Change of ownership of trademark cannot be proper reason for non-use
In McNeill v Colthurst (November 1 2011), the hearing officer has revoked the registration of the trademark BLARNEY under Section 51(1)(a) of the Trademarks Act 1996.
Sir Charles Colthurst was the registered proprietor of the trademark BLARNEY in respect of the following goods: “drinks included in Class 32; natural waters, mineral, spring aerated and still waters”. Liam McNeill applied for revocation of the mark on the basis that it had not been used in the state for a period of five years.
Colthurst filed a notice of opposition to the application, together with evidence relating to reasons for the non-use of the mark. No further evidence was filed by either party and both filed written submissions in lieu of attending a hearing in the matter. Both parties also filed submissions in reply to the other party’s written submissions.
Colthurst stated that he had acquired proprietorship of the mark by a deed of assignment dated February 26 2008, and argued that the case should be decided in accordance with the decision of the Court of First Instance (CFI) in Haupl v Lidl Stiftung (Case C-246/05). That judgment held that obstacles having a direct relationship with a trademark, which make its use impossible or unreasonable, and which are independent of the will of the proprietor of that mark, constitute proper reasons for non-use.
The hearing officer decided to grant the application for revocation and revoke the registration of the trademark under Section 51(1)(a) of the act (within the period of five years following the date of publication of the registration, the trademark has not been put to genuine use in the state, by or with the consent of the trademark proprietor, in relation to the goods and services for which it is registered, and there are no proper reasons for non-use). He noted that Colthurst had not adduced any evidence whatsoever of use of the mark in the state and that, in any event, as the application for revocation was made under Section 51(1)(a), proper reasons for non-use could be argued only in respect of the five-year period following the date of publication of registration. The hearing officer noted that the act does not envisage an indefinite period during which proper reasons for non-use can be claimed. Furthermore, he stated that it cannot be the case that a change of ownership of a trademark is a proper reason for its non-use.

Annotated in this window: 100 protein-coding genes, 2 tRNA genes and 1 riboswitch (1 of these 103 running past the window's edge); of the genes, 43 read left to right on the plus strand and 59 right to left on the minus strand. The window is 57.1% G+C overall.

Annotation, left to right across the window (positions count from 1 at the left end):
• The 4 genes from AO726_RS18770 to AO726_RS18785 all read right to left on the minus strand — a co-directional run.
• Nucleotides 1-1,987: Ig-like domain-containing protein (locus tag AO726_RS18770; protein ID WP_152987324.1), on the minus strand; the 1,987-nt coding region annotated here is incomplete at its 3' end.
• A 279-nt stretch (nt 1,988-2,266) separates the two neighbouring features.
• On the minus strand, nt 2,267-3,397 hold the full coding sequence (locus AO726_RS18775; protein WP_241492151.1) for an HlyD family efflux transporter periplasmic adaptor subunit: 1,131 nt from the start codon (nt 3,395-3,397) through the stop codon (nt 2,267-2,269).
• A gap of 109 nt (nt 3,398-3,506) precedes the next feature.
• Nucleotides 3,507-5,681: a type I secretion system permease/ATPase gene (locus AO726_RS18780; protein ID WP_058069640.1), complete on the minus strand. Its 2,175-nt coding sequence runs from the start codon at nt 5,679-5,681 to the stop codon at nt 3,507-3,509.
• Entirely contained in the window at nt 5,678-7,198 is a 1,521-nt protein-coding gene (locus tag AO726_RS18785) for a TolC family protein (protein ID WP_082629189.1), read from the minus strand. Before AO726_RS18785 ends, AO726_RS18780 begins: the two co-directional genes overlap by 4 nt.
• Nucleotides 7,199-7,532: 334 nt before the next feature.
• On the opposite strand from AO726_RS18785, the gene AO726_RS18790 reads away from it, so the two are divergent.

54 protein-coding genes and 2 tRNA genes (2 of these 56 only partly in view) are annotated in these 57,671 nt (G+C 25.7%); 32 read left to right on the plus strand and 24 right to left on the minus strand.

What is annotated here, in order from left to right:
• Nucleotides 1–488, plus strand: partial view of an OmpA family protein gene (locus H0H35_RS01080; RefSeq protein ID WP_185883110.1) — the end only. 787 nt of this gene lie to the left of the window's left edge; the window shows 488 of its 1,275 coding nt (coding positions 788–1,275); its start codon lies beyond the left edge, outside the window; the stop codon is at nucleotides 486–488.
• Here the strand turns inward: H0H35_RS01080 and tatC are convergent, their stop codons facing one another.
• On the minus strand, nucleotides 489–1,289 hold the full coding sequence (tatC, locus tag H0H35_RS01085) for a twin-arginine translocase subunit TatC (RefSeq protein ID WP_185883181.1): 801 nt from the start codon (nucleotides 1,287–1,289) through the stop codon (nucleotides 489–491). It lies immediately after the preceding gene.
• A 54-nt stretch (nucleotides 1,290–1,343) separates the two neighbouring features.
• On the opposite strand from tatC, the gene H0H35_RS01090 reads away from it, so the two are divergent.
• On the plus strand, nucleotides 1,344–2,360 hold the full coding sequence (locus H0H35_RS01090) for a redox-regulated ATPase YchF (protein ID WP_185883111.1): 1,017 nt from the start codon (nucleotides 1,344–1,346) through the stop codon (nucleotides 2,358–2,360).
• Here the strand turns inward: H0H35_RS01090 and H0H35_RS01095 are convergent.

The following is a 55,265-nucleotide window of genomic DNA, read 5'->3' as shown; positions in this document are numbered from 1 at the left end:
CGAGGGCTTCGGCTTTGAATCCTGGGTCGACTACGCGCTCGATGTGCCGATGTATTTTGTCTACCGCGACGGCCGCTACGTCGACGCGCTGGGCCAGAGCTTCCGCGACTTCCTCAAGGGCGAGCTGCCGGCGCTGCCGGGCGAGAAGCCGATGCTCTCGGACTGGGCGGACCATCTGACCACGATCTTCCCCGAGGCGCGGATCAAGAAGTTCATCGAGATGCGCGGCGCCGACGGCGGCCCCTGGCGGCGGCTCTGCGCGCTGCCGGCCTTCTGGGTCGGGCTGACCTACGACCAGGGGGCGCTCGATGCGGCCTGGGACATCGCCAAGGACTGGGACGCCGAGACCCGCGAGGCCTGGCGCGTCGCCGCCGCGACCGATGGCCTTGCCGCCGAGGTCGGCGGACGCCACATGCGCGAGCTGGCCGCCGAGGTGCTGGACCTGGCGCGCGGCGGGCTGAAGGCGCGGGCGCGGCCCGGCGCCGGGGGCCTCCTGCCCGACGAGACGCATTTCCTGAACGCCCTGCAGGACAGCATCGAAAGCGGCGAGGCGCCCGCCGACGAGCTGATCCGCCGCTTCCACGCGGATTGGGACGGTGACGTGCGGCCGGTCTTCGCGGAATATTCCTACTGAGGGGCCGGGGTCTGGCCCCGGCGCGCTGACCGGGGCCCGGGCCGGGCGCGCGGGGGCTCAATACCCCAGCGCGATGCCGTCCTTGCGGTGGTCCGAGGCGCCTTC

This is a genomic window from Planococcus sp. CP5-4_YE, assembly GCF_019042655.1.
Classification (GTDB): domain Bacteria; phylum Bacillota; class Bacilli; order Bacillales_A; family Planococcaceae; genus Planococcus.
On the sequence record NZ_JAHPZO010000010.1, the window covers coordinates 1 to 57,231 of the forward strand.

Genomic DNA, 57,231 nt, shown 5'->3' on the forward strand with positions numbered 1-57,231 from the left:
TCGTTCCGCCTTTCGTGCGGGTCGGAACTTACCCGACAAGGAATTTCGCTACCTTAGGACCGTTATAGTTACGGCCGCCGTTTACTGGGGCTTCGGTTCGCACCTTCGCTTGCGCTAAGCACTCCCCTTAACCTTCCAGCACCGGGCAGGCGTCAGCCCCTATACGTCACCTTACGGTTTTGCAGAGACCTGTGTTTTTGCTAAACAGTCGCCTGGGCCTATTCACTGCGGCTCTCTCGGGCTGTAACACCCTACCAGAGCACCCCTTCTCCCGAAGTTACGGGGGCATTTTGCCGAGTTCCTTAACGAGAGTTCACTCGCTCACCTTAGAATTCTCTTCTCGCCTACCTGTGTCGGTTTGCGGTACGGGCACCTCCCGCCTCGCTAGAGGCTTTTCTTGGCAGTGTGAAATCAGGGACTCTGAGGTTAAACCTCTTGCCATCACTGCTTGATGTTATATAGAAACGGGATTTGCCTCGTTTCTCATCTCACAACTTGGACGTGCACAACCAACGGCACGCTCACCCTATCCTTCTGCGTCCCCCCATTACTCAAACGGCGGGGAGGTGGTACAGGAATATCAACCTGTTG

The hearing officer noted that the marketplace must be protected by not allowing unused trademarks to remain on the register, and by not allowing trademarks to change hands as a defensive mechanism or justifiable reason for staving off potential attacks. He noted that the reference to “preparations for use” in Section 51(3) of the act only became a factor when genuine use of the trademark had been made within the three-month period prior to the date of application for revocation. The hearing officer noted that there was no use of the trademark prior to the date of the application for revocation; therefore any preparations for use were meaningless. He stated that the act of becoming an owner does not equate to genuine use or preparations for use.
In relation to the ruling of the CFI in Haupl v Lidl Stiftung, the hearing officer stated that no obstacles, independent of Colthurst's will, such that rendered use of the trademark impossible or unreasonable, were put in front of Colthurst between the date he acquired the mark and the date of application for revocation. Therefore, Colthurst had failed to establish proper reasons for non-use. The application for revocation was granted and the registration revoked in its entirety (Section 51(6) of the act).
Ruadhan Kenny, DFMG Solicitors, Dublin
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